To proceed: submit yourself, and you shall be safe. Submit yourself, and God shall give you your reward twice over. But, if you turn away, the sin of the Husbandmen shall be upon you."
Despite Muhammad's threat and insulting remarks, Dhiya was graciously received and was presented with a dress of honor. When, after finishing his trip to Syria, Dhiya was returning to Medina with those expensive gifts from the emperor; a group of bandit belonging to B. Judham robbed him of everything when he reached Hisma, a place on way to Syria and on the west of Tabuk.
Dihya approached the neighbouring tribe (with whom he was in good terms) for help. They attacked Bani Judham, recovered the spoils and returned them to Dhiya. When the news of this robbery by B. Judham reached Muhammad, he immediately dispatched Zayd ibn Haritha with five hundred men to punish them. The Muslim army fought with B. Judham, killed several of them, including their chief, Al-Hunayd ibn Arid and his son. Zayd also killed another three men from another clan of B.Judham. The Muslims captured their women and children and plundered a great collection of herds and flocks. Another leader of B. Judham who had recently converted to Islam appealed to Muhammad to release the living captives. Muhammad sent Ali to release those captives there.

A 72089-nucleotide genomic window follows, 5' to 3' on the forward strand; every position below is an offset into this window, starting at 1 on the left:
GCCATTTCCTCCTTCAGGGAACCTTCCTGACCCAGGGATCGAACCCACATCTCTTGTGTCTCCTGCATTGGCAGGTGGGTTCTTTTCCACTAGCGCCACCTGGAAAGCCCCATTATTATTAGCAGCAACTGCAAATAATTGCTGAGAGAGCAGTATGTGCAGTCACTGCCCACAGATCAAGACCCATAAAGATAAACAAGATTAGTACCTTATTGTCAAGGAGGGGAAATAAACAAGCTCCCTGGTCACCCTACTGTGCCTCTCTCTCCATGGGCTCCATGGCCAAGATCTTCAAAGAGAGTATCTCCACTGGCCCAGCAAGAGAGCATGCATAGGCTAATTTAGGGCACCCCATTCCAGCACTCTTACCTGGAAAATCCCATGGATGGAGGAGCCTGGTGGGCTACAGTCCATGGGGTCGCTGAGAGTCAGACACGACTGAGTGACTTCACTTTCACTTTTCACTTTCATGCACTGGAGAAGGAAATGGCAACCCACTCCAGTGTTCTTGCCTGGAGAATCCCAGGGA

First raid at Wadi al-Qura by Zayd b. Haritha - November, 627CE